Members of the NYIT IEEE robotics team


IEEE Brings Robots to Taiwan

December 13, 2018

From left to right: Michael Vangi, Jesus Moo, Nicholas Passaretti, and Kayla Ho, members of the NYIT IEEE robotics team, spent hours building two fields where Taiwanese students competed for the chance to be national champions in robotics.

When the NYIT student branch of the Institute of Electrical and Electronics Engineers (IEEE) was asked to oversee a robotics competition for high school students in Taiwan, the group was naturally thrilled. “My initial reaction was awe and shock because we were being invited on a nearly all-expenses paid trip to run an event halfway across the world,” says electrical and computer engineering graduate student Kayla Ho, past chair of the student branch of IEEE at NYIT. “Those feelings were then replaced by excitement and honor to be hosting the first VEX Robotic Tournament within the larger AI Taoyuan Taiwan International Robotics Tournament.”

The three-day event, held in October, featured more than 100 different robotics tournaments in areas like aquatic, aerial, and terrestrial robotics. Thousands of individuals representing a variety of age groups participated. The high school competition at the Al Taoyuan Taiwan International Robotics Tournament was just one aspect of the event. Engineering student Michael Vangi, who traveled to Taiwan as part of the NYIT group, says he appreciated the level of sportsmanship within the Taiwanese robotics community. “They definitely value robotics and STEM,” he says.

In addition to judging the competition, The NYIT team was responsible for organizing and refereeing the tournament, an effort that required weeks of preparation, including conference calls with organizers in Taiwan and building two robots to bring to the event. “We worked with Amanda DiTrapani [senior specialist of professional development] to figure out logistics for the trip,” Ho says. “When we arrived in Taiwan, we hit the ground running with meetings and setting up the tournament.”


After equipment inspections were completed, Kayla Ho referees a qualifier in the first round of the competition.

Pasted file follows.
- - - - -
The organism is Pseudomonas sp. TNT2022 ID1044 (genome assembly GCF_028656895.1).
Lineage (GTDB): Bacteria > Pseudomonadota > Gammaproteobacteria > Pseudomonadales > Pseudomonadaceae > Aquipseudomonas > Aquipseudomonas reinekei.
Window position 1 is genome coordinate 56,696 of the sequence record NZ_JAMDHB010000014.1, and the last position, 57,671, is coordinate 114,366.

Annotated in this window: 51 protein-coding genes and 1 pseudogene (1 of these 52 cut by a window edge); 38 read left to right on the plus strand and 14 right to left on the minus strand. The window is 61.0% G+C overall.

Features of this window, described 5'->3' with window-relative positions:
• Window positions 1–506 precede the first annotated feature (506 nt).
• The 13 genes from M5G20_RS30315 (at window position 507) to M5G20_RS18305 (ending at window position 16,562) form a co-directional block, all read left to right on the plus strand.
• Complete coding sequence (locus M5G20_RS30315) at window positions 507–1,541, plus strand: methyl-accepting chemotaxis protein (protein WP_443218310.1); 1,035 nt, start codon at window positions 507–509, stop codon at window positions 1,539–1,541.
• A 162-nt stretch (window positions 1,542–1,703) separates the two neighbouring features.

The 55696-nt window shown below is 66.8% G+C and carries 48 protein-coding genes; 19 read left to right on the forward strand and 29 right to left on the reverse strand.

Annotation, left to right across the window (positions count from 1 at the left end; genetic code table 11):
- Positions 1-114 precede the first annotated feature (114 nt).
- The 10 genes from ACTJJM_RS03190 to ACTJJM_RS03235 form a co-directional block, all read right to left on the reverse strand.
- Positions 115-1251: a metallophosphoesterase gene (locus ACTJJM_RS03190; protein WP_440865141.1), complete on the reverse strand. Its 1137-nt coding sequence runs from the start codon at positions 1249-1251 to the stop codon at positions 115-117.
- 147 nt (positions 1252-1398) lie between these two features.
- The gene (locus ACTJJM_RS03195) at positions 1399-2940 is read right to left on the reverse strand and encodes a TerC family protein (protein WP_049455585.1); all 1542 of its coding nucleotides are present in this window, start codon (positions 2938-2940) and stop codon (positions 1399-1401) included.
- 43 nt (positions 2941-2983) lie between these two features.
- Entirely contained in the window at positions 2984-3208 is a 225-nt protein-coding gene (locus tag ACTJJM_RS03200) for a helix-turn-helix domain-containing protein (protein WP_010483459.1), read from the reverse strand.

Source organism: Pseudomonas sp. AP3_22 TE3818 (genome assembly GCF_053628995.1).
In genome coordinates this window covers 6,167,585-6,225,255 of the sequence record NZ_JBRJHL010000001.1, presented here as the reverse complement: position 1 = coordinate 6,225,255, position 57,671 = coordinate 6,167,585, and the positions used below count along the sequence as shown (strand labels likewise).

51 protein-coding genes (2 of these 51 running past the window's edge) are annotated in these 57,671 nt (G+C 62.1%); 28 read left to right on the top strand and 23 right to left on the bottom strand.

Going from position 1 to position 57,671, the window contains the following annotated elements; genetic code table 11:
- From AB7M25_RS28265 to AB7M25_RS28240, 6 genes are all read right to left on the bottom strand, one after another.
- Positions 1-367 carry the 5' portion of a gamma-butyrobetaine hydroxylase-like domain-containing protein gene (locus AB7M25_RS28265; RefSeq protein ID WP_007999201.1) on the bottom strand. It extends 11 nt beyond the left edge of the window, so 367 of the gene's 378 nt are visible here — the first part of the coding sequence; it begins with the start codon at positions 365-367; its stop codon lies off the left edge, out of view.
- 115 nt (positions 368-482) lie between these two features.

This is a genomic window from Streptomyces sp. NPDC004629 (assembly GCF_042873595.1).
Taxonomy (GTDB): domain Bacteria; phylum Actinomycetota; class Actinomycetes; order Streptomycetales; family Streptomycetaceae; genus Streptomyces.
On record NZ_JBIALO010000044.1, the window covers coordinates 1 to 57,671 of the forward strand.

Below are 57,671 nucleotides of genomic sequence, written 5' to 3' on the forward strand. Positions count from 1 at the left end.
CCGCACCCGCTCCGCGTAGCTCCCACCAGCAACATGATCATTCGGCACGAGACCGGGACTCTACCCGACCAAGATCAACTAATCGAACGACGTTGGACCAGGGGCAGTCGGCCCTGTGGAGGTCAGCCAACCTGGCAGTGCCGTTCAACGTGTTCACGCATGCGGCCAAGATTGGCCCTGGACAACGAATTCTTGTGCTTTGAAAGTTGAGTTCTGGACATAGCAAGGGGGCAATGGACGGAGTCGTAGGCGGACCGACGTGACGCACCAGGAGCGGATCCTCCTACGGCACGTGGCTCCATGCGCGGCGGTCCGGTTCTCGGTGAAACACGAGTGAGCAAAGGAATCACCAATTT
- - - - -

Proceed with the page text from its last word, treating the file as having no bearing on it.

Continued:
The event was another achievement for the robotics team, which continues to impress at national and international events. “The NYIT team is known in the VEX Robotics community,” says DiTrapani, who accompanied the students to Taiwan. At VEX Worlds 2016, the NYIT team took first place in the robot skills category. Members of the IEEE group at NYIT also do their part to spread knowledge and understanding of robotics, volunteering at other community area organizations and mentoring at local high schools to introduce teenagers to robotics.

“The achievements of the NYIT-IEEE team, as exemplified by this competition in Taiwan, provide proof that the engineering and computing sciences students at NYIT share a common bond of team-spirit, technical excellence, and the doer-, maker-, innovator-mindset,” says Babak D. Beheshti, Ph.D., interim dean of NYIT College of Engineering and Computing Sciences. “I have witnessed the personal and professional growth of the current NYIT-IEEE team within just a few years. We are proud of our students, and we are proud of the intellectually stimulating environment we have provided them to thrive.”

Having their reputation spread to Taiwan is evidence of the respect the NYIT IEEE team has garnered, according to DiTrapani. Ho and her teammates also credit their mentor Jesus Moo (B.S. ’16) as well as numerous individuals within the College of Engineering and Computing Sciences who helped to coordinate their travel and activities with helping them succeed. “A big thank you also must be given to our sponsor for the trip, Sha Yang Ye Cultural Charity Foundation, and the personnel who arranged our entire trip,” says Ho.

After being part of the competition in Taiwan, the NYIT team sees a bright future for robotics around the globe. “I think our biggest take away from the experience is that the world is full of amazing opportunities,” Ho says. “If you had asked me a few years ago whether I would see myself running a robotics tournament in Taiwan, I probably would have thought you were joking. The possibilities are endless, and this was an exceptional one that I hope we have the opportunity to repeat.”